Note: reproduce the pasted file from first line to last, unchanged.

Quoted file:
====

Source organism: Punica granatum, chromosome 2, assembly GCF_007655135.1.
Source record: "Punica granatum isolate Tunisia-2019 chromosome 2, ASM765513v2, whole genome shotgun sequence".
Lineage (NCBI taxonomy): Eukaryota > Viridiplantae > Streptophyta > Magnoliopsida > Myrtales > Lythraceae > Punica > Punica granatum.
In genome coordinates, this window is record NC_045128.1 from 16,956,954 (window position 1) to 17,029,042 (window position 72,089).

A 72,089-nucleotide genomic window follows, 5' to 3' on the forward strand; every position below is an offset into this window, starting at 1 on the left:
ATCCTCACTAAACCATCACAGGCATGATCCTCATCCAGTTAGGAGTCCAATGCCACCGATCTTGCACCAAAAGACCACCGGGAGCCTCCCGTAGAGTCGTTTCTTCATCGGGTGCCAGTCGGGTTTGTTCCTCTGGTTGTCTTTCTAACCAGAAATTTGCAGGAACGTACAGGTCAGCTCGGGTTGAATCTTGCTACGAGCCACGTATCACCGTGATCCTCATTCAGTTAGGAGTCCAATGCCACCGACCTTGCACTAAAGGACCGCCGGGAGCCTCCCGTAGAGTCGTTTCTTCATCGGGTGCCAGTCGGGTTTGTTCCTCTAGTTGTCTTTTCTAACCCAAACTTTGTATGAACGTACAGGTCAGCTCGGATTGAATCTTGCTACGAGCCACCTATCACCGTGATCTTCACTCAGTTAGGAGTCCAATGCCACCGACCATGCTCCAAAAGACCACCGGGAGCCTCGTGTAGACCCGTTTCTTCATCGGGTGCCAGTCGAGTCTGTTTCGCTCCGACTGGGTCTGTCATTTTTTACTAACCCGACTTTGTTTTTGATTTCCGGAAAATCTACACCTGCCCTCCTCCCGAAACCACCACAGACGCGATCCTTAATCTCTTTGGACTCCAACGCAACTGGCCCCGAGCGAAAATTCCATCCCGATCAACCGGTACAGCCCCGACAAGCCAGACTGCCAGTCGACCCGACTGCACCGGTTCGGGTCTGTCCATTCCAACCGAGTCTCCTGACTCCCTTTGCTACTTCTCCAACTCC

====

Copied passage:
Source organism: Punica granatum, chromosome 2, assembly GCF_007655135.1.
Source record: "Punica granatum isolate Tunisia-2019 chromosome 2, ASM765513v2, whole genome shotgun sequence".
Lineage (NCBI taxonomy): Eukaryota > Viridiplantae > Streptophyta > Magnoliopsida > Myrtales > Lythraceae > Punica > Punica granatum.
In genome coordinates, this window is record NC_045128.1 from 16,956,954 (window position 1) to 17,029,042 (window position 72,089).

A 72,089-nucleotide genomic window follows, 5' to 3' on the forward strand; every position below is an offset into this window, starting at 1 on the left:
ATCCTCACTAAACCATCACAGGCATGATCCTCATCCAGTTAGGAGTCCAATGCCACCGATCTTGCACCAAAAGACCACCGGGAGCCTCCCGTAGAGTCGTTTCTTCATCGGGTGCCAGTCGGGTTTGTTCCTCTGGTTGTCTTTCTAACCAGAAATTTGCAGGAACGTACAGGTCAGCTCGGGTTGAATCTTGCTACGAGCCACGTATCACCGTGATCCTCATTCAGTTAGGAGTCCAATGCCACCGACCTTGCACTAAAGGACCGCCGGGAGCCTCCCGTAGAGTCGTTTCTTCATCGGGTGCCAGTCGGGTTTGTTCCTCTAGTTGTCTTTTCTAACCCAAACTTTGTATGAACGTACAGGTCAGCTCGGATTGAATCTTGCTACGAGCCACCTATCACCGTGATCTTCACTCAGTTAGGAGTCCAATGCCACCGACCATGCTCCAAAAGACCACCGGGAGCCTCGTGTAGACCCGTTTCTTCATCGGGTGCCAGTCGAGTCTGTTTCGCTCCGACTGGGTCTGTCATTTTTTACTAACCCGACTTTGTTTTTGATTTCCGGAAAATCTACACCTGCCCTCCTCCCGAAACCACCACAGACGCGATCCTTAATCTCTTTGGACTCCAACGCAACTGGCCCCGAGCGAAAATTCCATCCCGATCAACCGGTACAGCCCCGACAAGCCAGACTGCCAGTCGACCCGACTGCACCGGTTCGGGTCTGTCCATTCCAACCGAGTCTCCTGACTCCCTTTGCTACTTCTCCAACTCC